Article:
Objectives: The purpose of this article was to describe the network of collaboration among agencies that serve children with complex chronic conditions (CCCs) and identify gaps in the network.
Methods: We surveyed representatives from agencies that serve children with CCCs in Forsyth County, North Carolina, about their agencies' existing and desired collaborations with other agencies in the network. We used Social Network Analytical (SNA) methods to describe gaps in the network. Mean out-degree and in-degree centrality (number of collaborative ties extending from or directed toward an agency) and density (ratio of extant ties to all possible ties) were measured.
Results: In this network with 3658 possible collaborative ties, care-coordination agencies and pediatric practices reported the highest existing collaborations with other agencies (out-degree centrality: 32 and 30, respectively). Pediatric practices reported strong ties with subspecialty clinics (density: 73%), but weak ties with family support services (density: 3%). Pediatric practices and subspecialty clinics (in-degree: 26) received the highest collaborative ties from other agencies. Support services and durable medical equipment (DME) companies reported low ties with other agencies (out-degree: 7 and 10, respectively). Nursing agencies reported the highest desired collaborations (out-degree: 18). Support services, pediatric practices, and care-coordination programs had the highest in-degree centrality (7, 6, and 6, respectively) for desired collaborations. Nursing agencies and support services had the greatest gaps in collaboration.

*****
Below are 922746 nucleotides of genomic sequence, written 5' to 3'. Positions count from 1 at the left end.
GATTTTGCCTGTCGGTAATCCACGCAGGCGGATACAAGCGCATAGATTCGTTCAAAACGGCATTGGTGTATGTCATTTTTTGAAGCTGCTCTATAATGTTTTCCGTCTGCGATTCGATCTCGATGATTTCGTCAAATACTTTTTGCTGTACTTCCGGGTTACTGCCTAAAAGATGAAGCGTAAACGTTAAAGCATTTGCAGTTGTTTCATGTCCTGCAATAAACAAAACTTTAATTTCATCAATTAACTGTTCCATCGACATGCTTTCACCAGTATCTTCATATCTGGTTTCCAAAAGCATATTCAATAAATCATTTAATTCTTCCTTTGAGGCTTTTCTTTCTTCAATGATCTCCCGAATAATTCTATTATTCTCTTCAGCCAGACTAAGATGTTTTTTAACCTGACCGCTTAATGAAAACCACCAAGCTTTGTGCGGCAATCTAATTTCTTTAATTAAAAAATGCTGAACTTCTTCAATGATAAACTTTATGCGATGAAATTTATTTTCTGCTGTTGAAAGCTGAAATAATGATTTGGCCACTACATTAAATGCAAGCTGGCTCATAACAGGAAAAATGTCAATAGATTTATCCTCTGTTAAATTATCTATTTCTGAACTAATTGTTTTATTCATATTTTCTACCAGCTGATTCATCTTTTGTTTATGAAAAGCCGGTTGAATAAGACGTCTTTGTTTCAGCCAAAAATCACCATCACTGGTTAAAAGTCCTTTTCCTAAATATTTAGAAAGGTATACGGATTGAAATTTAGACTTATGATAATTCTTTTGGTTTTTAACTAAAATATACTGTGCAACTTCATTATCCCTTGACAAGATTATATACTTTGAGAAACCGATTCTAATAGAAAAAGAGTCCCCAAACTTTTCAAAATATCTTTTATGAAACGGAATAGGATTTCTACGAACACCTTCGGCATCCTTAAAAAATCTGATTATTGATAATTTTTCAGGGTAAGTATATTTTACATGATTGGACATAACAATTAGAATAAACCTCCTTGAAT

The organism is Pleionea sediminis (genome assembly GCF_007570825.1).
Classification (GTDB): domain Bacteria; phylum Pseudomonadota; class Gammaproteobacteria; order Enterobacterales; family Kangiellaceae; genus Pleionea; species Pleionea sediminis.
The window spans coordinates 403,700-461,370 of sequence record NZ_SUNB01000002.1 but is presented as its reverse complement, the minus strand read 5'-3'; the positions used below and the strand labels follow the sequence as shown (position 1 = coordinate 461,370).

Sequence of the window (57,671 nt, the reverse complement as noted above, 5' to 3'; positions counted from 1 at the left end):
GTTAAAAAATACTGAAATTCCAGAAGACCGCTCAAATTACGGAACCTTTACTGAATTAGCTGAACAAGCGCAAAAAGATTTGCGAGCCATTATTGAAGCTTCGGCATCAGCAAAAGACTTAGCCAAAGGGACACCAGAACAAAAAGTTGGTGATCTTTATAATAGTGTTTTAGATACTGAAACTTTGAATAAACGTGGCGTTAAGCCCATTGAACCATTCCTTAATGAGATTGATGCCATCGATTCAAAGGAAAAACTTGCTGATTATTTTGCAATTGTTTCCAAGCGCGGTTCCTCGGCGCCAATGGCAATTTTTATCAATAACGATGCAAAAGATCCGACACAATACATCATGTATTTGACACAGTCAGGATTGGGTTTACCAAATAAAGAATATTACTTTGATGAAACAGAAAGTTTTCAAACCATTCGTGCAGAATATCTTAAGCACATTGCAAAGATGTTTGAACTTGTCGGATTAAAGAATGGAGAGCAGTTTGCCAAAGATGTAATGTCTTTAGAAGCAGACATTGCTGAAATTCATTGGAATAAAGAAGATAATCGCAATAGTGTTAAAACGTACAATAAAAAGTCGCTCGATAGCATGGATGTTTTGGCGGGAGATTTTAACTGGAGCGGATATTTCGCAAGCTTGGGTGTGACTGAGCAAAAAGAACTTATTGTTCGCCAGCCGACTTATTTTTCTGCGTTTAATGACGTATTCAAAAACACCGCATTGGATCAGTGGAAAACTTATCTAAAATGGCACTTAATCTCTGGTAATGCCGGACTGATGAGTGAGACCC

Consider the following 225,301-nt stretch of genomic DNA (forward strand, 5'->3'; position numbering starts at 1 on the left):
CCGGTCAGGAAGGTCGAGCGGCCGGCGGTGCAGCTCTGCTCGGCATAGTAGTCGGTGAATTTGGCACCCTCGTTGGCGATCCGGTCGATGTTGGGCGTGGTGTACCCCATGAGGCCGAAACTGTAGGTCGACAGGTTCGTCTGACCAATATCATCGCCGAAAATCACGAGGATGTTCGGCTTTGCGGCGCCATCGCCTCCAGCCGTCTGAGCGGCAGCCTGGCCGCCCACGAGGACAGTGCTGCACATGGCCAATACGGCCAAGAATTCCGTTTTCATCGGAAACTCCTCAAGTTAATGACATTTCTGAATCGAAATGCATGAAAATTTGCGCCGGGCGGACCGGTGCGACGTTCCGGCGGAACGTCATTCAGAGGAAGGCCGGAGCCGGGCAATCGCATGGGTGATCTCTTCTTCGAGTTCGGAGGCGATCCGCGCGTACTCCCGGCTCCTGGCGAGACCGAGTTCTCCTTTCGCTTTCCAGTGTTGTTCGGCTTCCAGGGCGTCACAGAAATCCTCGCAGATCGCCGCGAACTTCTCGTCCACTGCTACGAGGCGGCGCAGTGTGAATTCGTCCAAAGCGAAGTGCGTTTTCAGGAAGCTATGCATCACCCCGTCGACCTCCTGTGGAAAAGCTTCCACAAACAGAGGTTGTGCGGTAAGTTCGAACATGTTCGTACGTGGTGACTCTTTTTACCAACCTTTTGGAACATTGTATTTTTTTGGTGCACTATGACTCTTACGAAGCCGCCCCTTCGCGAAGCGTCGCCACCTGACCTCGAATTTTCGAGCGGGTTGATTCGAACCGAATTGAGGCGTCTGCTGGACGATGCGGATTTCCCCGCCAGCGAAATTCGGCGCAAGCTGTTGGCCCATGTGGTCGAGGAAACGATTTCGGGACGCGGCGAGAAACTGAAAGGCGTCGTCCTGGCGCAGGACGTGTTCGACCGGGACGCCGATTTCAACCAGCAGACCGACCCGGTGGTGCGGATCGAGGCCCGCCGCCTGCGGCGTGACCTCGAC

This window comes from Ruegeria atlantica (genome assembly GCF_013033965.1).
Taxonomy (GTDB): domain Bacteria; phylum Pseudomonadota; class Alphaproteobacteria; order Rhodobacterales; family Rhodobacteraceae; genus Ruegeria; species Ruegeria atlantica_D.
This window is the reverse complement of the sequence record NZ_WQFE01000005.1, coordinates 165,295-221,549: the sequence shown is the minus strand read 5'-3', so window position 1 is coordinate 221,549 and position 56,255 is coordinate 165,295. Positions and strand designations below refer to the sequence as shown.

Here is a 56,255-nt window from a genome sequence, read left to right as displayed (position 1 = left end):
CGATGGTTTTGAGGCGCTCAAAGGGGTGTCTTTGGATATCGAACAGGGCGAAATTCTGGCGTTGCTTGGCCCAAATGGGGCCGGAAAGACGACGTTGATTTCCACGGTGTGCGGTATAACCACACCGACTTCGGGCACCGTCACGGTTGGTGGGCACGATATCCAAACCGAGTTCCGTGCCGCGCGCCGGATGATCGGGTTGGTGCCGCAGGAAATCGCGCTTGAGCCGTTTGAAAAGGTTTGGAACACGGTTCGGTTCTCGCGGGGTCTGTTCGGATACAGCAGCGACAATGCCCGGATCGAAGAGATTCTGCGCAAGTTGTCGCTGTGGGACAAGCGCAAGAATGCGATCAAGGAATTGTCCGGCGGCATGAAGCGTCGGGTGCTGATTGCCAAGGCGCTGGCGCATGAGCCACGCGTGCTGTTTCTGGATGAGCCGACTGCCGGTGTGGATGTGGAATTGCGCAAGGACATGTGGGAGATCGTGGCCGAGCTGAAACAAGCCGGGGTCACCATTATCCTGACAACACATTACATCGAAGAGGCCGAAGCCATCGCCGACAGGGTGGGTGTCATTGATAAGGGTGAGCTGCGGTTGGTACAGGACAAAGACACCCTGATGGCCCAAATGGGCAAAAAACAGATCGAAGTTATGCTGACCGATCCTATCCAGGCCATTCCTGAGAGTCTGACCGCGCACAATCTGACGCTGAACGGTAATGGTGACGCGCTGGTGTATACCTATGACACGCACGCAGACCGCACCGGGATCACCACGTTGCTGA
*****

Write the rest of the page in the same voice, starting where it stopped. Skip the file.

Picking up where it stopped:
Conclusion: Although collaboration exists among agencies serving children with CCCs, there are many gaps in the network. Future studies should explore barriers and facilitators to inter-agency collaborations and whether increased collaboration in the network improves patient-level outcomes.
Copyright © 2012 Academic Pediatric Association. Published by Elsevier Inc. All rights reserved.